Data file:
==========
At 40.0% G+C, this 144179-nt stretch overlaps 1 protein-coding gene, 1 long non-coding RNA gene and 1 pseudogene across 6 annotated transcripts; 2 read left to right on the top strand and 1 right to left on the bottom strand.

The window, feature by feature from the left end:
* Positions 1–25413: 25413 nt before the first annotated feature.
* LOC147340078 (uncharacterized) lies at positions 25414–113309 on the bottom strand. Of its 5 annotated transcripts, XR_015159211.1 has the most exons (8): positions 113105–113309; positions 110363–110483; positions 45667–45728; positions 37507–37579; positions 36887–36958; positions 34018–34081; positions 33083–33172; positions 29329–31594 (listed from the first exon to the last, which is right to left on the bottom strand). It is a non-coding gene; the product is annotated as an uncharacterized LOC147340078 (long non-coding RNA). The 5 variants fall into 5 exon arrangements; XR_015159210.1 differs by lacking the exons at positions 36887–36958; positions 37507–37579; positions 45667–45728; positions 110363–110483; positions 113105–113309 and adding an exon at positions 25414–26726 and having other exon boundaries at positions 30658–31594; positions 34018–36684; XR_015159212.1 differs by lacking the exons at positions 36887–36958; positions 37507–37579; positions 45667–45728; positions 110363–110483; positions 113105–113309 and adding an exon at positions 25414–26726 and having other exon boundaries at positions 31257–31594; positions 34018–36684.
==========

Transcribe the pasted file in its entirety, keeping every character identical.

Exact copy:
At 40.0% G+C, this 144179-nt stretch overlaps 1 protein-coding gene, 1 long non-coding RNA gene and 1 pseudogene across 6 annotated transcripts; 2 read left to right on the top strand and 1 right to left on the bottom strand.

The window, feature by feature from the left end:
* Positions 1–25413: 25413 nt before the first annotated feature.
* LOC147340078 (uncharacterized) lies at positions 25414–113309 on the bottom strand. Of its 5 annotated transcripts, XR_015159211.1 has the most exons (8): positions 113105–113309; positions 110363–110483; positions 45667–45728; positions 37507–37579; positions 36887–36958; positions 34018–34081; positions 33083–33172; positions 29329–31594 (listed from the first exon to the last, which is right to left on the bottom strand). It is a non-coding gene; the product is annotated as an uncharacterized LOC147340078 (long non-coding RNA). The 5 variants fall into 5 exon arrangements; XR_015159210.1 differs by lacking the exons at positions 36887–36958; positions 37507–37579; positions 45667–45728; positions 110363–110483; positions 113105–113309 and adding an exon at positions 25414–26726 and having other exon boundaries at positions 30658–31594; positions 34018–36684; XR_015159212.1 differs by lacking the exons at positions 36887–36958; positions 37507–37579; positions 45667–45728; positions 110363–110483; positions 113105–113309 and adding an exon at positions 25414–26726 and having other exon boundaries at positions 31257–31594; positions 34018–36684.